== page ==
Tips for Attending an Admission Open House

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It’s that time of year. In high school, college counseling offices and guidance offices spend a lot of time preparing students for college visits, practicing interviews, providing guidelines for attire, and suggestions for questions to ask and things to look for on college visits. But what about those young students and families considering a transition to boarding or day school? Like colleges, many independent schools will host an Open House during the fall so that students can prepare to submit applications for mid-winter deadlines to enroll the following year.

We are looking forward to our own Open House on October 14. It is a great day for our community as students and faculty showcase all the things they love about New Hampton School. We talked with our Admission Office, and some of our Husky Ambassadors, to come up with some tips for attending a prep school admission open house that a student and a parent might ask.

Open House, New Hampton School

For Students:

1. What do I do in classes?

Most open houses allow you to visit classes. Get to know the teacher in classes, and observe how they interact with their students. What would you say the style of teaching is at the school? Does the teacher seem to have a good relationship with the class and students?

2. What should I ask the students?

The students at the school are your best resource! Take advantage of any opportunity to ask about their experience. In particular, you might want to ask, how did you know New Hampton School was the right fit? Use time with students to ask questions about things that probably won’t be part of the all-school presentations.

3. What do I wear?

Every school has a different culture and community. Of course, you should wear something that is comfortable, while also presenting your best self. If you’re curious about the dress requirements for the school a great way to learn about this is through photos on the website or their social media. How are the students dressed in photos on their campus and in their classrooms?

4. How do I know what the community is like?

Every school talks about the community that they offer being a huge part of what makes it special, yet every community is different. Being on campus with the students and teachers that make up the school is the best way to understand the community. The way that the community interacts and the way that you feel on campus are important observations and considerations when choosing your school.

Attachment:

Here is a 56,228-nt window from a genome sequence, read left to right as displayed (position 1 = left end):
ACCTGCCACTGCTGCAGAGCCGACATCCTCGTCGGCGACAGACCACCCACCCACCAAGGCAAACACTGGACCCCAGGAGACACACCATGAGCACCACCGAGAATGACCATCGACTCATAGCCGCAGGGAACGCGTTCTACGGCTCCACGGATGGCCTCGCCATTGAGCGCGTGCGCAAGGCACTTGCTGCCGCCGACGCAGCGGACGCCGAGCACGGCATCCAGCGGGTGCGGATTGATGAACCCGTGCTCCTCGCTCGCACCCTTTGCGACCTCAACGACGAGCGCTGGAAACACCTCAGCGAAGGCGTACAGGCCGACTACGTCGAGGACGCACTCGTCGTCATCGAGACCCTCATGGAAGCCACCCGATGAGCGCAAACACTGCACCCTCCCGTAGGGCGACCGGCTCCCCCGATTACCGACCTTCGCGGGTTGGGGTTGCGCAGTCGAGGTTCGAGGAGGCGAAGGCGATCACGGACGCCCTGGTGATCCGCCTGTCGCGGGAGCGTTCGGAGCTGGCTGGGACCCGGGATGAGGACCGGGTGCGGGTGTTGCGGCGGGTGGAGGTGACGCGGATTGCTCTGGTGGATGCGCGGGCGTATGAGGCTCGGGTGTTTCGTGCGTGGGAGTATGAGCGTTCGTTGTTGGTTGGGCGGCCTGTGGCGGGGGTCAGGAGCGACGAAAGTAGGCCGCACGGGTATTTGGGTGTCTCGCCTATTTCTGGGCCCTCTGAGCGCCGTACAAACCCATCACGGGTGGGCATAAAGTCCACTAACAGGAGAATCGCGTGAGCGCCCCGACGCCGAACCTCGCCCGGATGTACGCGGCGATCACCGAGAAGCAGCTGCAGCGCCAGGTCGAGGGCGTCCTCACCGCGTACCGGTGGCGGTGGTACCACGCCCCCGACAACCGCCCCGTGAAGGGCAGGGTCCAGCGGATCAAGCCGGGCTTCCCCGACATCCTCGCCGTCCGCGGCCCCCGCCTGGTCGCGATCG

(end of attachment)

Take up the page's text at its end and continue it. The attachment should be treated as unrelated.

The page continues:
For Parents:

1. What does this school offer that my current school does not?

Independent schools are an investment and for that investment, you are getting something that you likely are not at your current school. Whether it is smaller classes, academic coaching, a more customized program for your child, hands-on learning, or internship experience, only you will recognize the differences between the schools you visit and the educational options each one offers.

2. How does the school define success?

Does the school focus on achievement, grades, flourishing children, college acceptance? What seems to be their focus as a school and are they achieving it? Each school’s definition of success will help you understand the school priorities and the focus of the administration and the faculty.

3. How would you characterize the student and faculty community?

This same question is important to both student and parent but might be measured and assessed differently by each. How do students and faculty interact? Are faculty addressed on a first or last name basis? Do students and faculty sit together in the dining hall? While the school might characterize the student-teacher relationship for you, there is much to be learned from observing interactions across campus during your visit.

4. How does the school engage the parent community?

What opportunities exist for you as parents to participate in the life of the school and engage in your child’s education. Ask about systems that are in place to communicate with parents regularly and for you to stay informed? There are many different platforms that a school might use to communicate with parents from electronic mail, to a website, to social media.

5. Can I really afford an independent school education?

Most independent schools have programs in place to support socio-economic diversity at their school and to make the cost of tuition accessible to a range of families. Ask about these programs, and consider the investment you would be making in your child’s education, and how that investment might impact your family.

New Hampton School will host an Open House for prospective students and families on Saturday, October 14. Learn more about what to expect at our event.

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An independent, college preparatory school for boarding and day students, grades 9-12 and postgraduate.

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